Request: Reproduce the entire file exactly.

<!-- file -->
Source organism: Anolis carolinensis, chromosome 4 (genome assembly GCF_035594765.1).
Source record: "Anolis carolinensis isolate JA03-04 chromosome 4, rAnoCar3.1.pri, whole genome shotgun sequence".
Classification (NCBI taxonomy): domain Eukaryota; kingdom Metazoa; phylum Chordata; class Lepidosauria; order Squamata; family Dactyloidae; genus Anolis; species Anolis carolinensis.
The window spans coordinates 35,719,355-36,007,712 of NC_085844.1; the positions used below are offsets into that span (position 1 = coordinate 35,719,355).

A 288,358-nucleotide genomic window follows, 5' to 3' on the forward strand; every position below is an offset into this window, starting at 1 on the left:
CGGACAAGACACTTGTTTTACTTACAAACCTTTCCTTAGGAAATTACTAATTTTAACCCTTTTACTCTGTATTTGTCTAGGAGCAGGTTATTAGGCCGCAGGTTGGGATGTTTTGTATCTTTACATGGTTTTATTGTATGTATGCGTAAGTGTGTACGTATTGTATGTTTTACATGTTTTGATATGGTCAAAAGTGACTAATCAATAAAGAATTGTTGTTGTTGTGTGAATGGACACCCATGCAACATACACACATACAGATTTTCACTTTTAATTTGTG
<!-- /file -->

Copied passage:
Source organism: Anolis carolinensis, chromosome 4 (genome assembly GCF_035594765.1).
Source record: "Anolis carolinensis isolate JA03-04 chromosome 4, rAnoCar3.1.pri, whole genome shotgun sequence".
Classification (NCBI taxonomy): domain Eukaryota; kingdom Metazoa; phylum Chordata; class Lepidosauria; order Squamata; family Dactyloidae; genus Anolis; species Anolis carolinensis.
The window spans coordinates 35,719,355-36,007,712 of NC_085844.1; the positions used below are offsets into that span (position 1 = coordinate 35,719,355).

A 288,358-nucleotide genomic window follows, 5' to 3' on the forward strand; every position below is an offset into this window, starting at 1 on the left:
CGGACAAGACACTTGTTTTACTTACAAACCTTTCCTTAGGAAATTACTAATTTTAACCCTTTTACTCTGTATTTGTCTAGGAGCAGGTTATTAGGCCGCAGGTTGGGATGTTTTGTATCTTTACATGGTTTTATTGTATGTATGCGTAAGTGTGTACGTATTGTATGTTTTACATGTTTTGATATGGTCAAAAGTGACTAATCAATAAAGAATTGTTGTTGTTGTGTGAATGGACACCCATGCAACATACACACATACAGATTTTCACTTTTAATTTGTG